U.S. Supreme Court vacates 9th Circuit ruling limiting student free speech

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POWAY, Calif. — The U.S. Supreme Court has vacated last year's 9th U.S. Circuit Court of Appeals decision which essentially paved the way for school districts to restrict student dress, even if it inhibits their religious and free speech rights.

Tim Chandler, legal counsel for the Alliance Defense Fund and who represents former Poway High School student Chase Harper, said the 9th Circuit Court established precedent-limiting free speech across a wide swath of the western United States.

"It was the law for every school in nine states," he said. "That's no longer law. The big picture is that students in the 9th Circuit have much more free speech rights than they had before."

Harper, who was suspended in 2004 for wearing a T-shirt expressing his religious views against homosexuality, sued the district for its actions. Harper has since graduated, but his younger sister, Kelsie, a junior at the school, has been added to the case.

At the same time, the high court, in its 8-1 vote, rejected Harper's request for a preliminary injunction, which would have forced the school to suspend its policy while the case worked its way through the legal system.

The March 5 high court decision covered just the injunction, the first of two legal prongs being pursued in the First Amendment case. In reviewing Harper's first-phase appeal, the Supreme Court justices said that a subsequent district court trial decision on the merits of the case, issued in January, have rendered the 9th Circuit's preliminary injunction ruling moot, Chandler said.

When the appeals court issued its preliminary injunction ruling last spring it did not rule on the actual merits of the case, but clearly signaled to Harper that he would not prevail against the Poway school district. In its majority opinion, the two judges suggested that motion pictures such as "Brokeback Mountain" or "The Matthew Shepard Story" were enough to suggest "evidence of the harmful effects of anti-gay harassment...."

In addition to being ecstatic that the high court set aside the 9th Circuit law limiting student rights, Chandler said the ruling could have a significant impact on the second phase of his client's case, even though the district judge ruled against Harper in January.

"The basis for that was the 9th Circuit decision," Chandler, the Sacramento-based attorney, said. "The judge was saying 'that (appeals court) decision was binding on me. I have no choice. My hands are tied.'"


Back to district court
Chandler said his client will likely return to district court and ask the judge to reconsider his January ruling since the Supreme Court has vacated the appeals court opinion, which the district court considered in rendering its decision.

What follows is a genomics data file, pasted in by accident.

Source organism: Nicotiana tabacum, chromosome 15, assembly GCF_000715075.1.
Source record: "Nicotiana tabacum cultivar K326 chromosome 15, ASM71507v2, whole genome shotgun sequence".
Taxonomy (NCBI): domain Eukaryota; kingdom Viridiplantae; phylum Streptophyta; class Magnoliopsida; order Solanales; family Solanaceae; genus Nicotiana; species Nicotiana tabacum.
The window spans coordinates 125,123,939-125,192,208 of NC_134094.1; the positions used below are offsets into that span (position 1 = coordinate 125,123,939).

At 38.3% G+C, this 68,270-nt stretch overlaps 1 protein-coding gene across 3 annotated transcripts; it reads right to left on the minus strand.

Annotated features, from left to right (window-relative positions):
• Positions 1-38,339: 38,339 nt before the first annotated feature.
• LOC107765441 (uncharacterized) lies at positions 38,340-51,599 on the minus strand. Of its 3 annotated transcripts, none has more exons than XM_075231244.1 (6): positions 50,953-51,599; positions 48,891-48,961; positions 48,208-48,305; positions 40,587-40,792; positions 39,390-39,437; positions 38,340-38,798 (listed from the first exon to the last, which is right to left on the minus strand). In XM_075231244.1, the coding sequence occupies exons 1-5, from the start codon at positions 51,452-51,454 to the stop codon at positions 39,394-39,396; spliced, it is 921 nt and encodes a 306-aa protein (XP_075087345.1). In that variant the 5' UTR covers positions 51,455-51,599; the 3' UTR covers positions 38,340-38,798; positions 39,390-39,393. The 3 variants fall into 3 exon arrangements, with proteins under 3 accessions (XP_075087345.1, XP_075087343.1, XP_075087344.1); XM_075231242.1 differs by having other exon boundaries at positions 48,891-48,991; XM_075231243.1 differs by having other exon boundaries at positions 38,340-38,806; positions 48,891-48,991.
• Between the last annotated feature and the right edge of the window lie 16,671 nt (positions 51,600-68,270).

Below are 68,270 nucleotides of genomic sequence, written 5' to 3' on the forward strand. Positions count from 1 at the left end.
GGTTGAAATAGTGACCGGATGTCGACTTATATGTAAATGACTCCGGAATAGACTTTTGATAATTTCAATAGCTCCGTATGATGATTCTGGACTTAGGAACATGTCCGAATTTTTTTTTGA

"It was not based on good law," the plaintiff's attorney said.

If unsuccessful at the district level, he plans to appeal the January ruling to the 9th Circuit.

"The case will go forward on the merits," Chandler said. "Because that (preliminary injunction) decision was vacated they get to do it with a clean slate."

The entire case could ultimately end up before the Supreme Court again.

Chandler said they were grateful the Supreme Court agreed to review the first-phase appeal. Less than 1 percent of cases actually appealed to the high court are ever reviewed.

Even so, the religious rights attorney was reluctant to say the case has found favor with the Supreme Court justices.

"It's hard to speculate based on what they did and if that's how they view the merits of the case," he said. "It's certainly possible the Supreme Court could take this case later on if we get an unfavorable ruling.


Responding to others
Harper gained national headlines three years ago when he created his own T-shirt to counter a pro-gay Day of Silence campaign on his campus. Launched by gay and lesbian advocates, Day of Silence participants refuse to speak throughout the entire school day as a symbolic gesture against discrimination of homosexual students. In recent years, ADF has established the Day of Truth to counter the pro-homosexual campaign. This year's Day of Truth, in which students wear T-shirts and hand out cards during class breaks, is planned for April 19, a day after the Day of Silence.

ADF, with its affiliate attorney nationwide, has vowed to represent any student who is prohibited from participating in the Day of Truth.

"If an administrator looked at the Day of Truth and decided that students were not constitutionally protected, that would be a big misunderstanding of the law," Chandler said.

For more information about Day of Truth or to get some resources on the project, visit dayoftruth.org.

Published, April 2007